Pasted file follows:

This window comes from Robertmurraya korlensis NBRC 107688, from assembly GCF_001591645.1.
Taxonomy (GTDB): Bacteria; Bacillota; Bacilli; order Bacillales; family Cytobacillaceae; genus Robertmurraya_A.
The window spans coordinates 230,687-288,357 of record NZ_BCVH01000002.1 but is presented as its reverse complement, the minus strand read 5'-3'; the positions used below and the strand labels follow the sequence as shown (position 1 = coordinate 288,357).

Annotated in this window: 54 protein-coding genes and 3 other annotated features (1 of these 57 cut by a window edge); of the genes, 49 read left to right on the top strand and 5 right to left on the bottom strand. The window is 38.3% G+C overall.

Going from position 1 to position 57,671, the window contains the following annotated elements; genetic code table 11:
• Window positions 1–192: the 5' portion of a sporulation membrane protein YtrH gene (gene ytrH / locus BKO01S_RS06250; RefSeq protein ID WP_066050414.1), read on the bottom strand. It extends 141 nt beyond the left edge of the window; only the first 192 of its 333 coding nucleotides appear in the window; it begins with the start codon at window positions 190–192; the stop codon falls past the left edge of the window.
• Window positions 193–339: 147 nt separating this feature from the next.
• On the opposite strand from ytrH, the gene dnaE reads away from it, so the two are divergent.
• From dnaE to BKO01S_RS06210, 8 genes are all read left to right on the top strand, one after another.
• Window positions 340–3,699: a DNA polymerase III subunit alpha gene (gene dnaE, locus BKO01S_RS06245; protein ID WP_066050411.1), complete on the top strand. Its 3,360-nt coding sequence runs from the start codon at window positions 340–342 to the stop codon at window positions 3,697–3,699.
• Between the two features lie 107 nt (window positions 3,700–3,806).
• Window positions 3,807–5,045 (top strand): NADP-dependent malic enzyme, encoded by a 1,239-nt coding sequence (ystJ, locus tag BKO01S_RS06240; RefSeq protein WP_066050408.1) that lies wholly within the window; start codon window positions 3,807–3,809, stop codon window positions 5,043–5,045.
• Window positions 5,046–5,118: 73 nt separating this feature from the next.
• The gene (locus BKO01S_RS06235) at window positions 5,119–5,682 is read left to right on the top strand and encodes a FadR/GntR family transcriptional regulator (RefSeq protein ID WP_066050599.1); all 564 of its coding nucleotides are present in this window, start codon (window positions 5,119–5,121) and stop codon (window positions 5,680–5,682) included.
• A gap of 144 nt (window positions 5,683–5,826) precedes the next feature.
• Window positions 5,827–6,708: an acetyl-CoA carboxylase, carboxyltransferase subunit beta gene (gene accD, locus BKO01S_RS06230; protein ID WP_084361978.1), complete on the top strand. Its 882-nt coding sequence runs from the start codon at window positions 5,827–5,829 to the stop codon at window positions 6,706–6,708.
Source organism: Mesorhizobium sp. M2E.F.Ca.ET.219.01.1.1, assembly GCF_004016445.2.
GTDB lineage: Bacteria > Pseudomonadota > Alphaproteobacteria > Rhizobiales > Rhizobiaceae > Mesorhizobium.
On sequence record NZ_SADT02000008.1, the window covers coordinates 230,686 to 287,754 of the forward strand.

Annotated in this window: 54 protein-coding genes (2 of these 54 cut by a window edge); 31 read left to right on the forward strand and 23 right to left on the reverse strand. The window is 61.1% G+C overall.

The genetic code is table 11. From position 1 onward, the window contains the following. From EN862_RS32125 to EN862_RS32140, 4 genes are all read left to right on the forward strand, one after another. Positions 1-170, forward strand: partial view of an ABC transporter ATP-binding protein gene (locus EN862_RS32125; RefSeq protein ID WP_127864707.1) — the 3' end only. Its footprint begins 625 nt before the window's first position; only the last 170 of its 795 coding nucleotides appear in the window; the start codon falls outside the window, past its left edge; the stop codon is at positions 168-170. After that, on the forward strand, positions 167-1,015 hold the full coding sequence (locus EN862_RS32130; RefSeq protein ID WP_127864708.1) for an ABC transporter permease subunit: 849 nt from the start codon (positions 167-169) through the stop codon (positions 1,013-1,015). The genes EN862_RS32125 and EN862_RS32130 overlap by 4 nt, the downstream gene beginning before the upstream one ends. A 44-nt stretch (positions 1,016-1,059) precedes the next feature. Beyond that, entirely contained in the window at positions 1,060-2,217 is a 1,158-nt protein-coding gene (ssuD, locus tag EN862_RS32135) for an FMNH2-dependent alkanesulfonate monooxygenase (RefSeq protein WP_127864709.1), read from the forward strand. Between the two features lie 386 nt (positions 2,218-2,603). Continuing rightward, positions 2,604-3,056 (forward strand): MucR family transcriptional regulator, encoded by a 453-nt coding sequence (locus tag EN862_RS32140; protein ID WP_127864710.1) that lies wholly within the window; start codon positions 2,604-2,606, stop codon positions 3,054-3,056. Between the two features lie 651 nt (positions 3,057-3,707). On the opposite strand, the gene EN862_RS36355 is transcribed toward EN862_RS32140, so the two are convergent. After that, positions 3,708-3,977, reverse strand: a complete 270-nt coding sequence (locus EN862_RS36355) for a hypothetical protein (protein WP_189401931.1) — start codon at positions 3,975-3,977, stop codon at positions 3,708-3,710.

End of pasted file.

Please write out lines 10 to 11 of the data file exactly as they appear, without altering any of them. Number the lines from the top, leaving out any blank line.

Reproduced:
• Window positions 340–3,699: a DNA polymerase III subunit alpha gene (gene dnaE, locus BKO01S_RS06245; protein ID WP_066050411.1), complete on the top strand. Its 3,360-nt coding sequence runs from the start codon at window positions 340–342 to the stop codon at window positions 3,697–3,699.
• Between the two features lie 107 nt (window positions 3,700–3,806).